Reporting Tim Kephart
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MIAMI (CBSMiami) – The Miami Heat have gone from chasing the Eastern Conference’s best record to getting whipped in consecutive games by the Oklahoma City Thunder and Indiana Pacers. There’s plenty of blame to go around, but after last year, the Heat don’t seem fazed by the increasing scrutiny.
Still, things are not looking too hot for the Heat as March winds up.
The Heat is 4-4 over their last eight games and just 3-6 on the road since coming back from the All-Star Break. Most of the road losses have been ugly, like Monday night’s Pacers game.
Part of the Heat’s problems in the last two games has been turnovers. Combined, the Heat has turned the ball over 38 times in the last two games. No team, no matter how many superstars they have, can win consistently in the NBA giving up that many turnovers.
The Heat’s problems go deeper than just the turnover problems. It’s almost like the Heat has forgotten how to hit a jump shot in the last two weeks.
For example, the Heat shot 42 percent from the field against the Pacers and just 65 percent from the free throw line. LeBron was 9-21 from the field and Chris Bosh and Dwyane Wade didn’t much better. Bosh was 4 of 11 from the field and Wade was just 7-16.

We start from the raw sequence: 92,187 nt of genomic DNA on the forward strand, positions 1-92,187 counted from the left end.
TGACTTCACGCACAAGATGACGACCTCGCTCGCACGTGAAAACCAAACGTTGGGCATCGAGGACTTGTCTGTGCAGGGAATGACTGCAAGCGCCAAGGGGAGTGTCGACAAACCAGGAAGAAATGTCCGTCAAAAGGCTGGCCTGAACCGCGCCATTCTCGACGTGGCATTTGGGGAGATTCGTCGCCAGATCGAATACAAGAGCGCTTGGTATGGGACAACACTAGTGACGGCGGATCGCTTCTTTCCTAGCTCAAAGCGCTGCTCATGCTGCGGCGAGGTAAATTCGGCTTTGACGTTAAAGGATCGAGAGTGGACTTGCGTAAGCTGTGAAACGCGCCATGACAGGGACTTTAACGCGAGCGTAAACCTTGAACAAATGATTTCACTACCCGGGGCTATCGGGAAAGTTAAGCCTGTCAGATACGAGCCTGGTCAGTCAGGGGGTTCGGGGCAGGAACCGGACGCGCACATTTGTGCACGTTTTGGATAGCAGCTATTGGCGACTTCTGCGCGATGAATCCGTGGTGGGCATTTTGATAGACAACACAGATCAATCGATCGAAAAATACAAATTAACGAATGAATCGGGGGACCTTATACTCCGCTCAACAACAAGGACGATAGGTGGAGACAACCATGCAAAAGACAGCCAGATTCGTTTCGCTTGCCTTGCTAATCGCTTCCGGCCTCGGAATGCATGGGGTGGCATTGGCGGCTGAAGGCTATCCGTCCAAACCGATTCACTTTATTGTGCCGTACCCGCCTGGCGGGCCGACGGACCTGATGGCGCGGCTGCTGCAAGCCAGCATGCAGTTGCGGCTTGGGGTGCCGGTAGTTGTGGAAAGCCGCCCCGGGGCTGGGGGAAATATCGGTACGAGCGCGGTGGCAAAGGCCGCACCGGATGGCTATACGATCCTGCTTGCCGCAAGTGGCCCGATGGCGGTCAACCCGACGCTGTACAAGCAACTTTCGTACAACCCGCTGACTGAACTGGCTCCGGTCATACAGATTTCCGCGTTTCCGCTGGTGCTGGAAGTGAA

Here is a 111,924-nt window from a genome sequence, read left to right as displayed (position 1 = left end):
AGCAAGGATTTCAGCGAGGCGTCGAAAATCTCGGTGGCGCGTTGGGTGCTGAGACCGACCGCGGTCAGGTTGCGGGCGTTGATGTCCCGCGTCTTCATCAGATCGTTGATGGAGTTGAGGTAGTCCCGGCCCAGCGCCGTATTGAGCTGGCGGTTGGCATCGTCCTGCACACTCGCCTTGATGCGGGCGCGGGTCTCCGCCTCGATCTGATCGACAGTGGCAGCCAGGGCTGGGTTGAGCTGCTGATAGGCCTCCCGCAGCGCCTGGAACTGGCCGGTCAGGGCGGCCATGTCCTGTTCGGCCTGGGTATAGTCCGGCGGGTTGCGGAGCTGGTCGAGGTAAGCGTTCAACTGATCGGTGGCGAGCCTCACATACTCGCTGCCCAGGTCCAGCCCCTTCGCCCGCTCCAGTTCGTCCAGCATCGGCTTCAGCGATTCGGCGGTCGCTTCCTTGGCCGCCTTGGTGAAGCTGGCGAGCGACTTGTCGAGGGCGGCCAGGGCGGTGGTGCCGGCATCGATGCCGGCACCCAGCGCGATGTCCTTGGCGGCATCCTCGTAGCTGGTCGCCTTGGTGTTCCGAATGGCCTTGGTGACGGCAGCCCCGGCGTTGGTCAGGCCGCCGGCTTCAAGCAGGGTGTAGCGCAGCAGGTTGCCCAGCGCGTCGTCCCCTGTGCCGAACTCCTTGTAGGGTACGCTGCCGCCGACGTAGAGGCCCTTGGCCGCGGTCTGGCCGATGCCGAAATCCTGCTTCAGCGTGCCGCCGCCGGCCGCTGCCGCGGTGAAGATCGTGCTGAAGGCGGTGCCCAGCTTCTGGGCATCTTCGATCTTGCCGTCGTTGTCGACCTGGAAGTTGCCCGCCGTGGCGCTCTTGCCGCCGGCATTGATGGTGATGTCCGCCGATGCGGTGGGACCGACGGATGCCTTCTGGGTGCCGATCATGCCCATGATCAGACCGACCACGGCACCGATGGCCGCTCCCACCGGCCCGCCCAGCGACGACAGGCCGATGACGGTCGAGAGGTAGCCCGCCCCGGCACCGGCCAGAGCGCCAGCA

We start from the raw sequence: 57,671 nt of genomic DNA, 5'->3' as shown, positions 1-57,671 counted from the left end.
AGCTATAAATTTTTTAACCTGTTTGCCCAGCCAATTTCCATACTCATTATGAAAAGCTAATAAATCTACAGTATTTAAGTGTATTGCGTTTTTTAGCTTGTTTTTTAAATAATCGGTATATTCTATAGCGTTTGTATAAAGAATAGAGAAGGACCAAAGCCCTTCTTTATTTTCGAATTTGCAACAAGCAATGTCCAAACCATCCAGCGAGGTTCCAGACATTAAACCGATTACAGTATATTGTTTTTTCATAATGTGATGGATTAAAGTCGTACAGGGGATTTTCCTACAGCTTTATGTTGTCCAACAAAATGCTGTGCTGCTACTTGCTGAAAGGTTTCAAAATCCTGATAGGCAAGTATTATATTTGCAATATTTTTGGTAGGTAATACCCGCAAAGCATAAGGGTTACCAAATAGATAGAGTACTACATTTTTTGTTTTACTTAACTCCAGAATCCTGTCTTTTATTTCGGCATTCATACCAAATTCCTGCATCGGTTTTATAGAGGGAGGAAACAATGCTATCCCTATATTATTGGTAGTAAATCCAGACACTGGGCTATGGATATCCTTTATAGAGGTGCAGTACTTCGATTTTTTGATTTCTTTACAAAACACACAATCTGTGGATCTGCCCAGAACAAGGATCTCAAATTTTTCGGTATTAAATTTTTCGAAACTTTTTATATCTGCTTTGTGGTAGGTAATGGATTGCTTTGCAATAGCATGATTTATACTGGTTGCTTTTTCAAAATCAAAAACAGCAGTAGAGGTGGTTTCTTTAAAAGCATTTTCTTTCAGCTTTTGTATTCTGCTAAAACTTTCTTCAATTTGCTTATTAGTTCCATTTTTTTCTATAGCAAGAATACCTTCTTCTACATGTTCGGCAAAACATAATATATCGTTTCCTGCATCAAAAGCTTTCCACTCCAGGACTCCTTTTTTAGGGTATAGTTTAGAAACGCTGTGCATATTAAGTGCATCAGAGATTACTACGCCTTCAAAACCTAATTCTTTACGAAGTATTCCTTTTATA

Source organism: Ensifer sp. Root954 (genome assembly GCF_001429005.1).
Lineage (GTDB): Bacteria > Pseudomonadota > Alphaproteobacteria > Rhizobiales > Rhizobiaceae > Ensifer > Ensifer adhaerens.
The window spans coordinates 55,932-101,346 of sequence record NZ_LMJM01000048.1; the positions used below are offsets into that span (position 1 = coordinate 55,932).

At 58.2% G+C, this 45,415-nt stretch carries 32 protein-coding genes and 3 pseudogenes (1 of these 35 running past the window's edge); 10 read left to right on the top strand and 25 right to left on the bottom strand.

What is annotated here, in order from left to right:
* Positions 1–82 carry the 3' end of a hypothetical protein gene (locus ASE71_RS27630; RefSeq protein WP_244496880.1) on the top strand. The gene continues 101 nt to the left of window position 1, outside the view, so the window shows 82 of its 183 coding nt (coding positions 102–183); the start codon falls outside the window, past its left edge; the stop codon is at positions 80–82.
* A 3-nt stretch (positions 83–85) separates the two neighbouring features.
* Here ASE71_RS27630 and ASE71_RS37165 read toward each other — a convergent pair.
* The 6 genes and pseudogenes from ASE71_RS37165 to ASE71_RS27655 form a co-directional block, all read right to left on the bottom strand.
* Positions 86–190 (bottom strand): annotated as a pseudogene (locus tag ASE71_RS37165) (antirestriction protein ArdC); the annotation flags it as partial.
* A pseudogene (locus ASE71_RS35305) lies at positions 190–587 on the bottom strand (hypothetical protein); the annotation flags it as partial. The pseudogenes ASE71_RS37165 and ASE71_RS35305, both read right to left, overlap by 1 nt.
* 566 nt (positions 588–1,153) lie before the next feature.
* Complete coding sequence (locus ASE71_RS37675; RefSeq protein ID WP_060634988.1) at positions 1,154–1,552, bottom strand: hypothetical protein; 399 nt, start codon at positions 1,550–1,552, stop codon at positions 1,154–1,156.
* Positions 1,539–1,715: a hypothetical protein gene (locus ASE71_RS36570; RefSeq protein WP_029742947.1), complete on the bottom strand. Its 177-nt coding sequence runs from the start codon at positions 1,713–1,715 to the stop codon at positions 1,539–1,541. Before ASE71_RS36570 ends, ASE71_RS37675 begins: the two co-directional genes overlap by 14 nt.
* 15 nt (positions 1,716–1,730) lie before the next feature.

Against the Thunder, LeBron was just 8-18 and against the Detroit Pistons, James hit just 6-15 from the field. Perhaps fans were spoiled earlier this season by LeBron hitting nearly everything from the field, but it also begs the question if LeBron is playing through some sort of injury.
The Heat also needs Chris Bosh to play much bigger than has been playing. Against the Pacers, Bosh had more turnovers than he did rebounds Monday night and considering he’s one of the Big Three, he needs to play much bigger than that.
“Every team goes through it at some point in the season,” LeBron said Monday. “It’s not like we’re the youngest team in the league. We didn’t have as much energy.”
That quote should be very concerning for Heat head coach Erik Spoelstra. If the players are saying they’re too tired to keep up the pace, than the rotation needs to be extended more and players need to get more rest, especially heading into the playoff race.
Monday, the Heat managed a total of four fast-break points. For a team that wants to run constantly and have a wide-open offense, that’s a recipe for losing every day of the week.
“We hit a little pothole in the road here,” Wade said. “We’ll make adjustments before we get back out on the court.”
The Heat need those adjustments to kick in fast or that pothole could rapidly grow to a sinkhole and worse if the losing continues.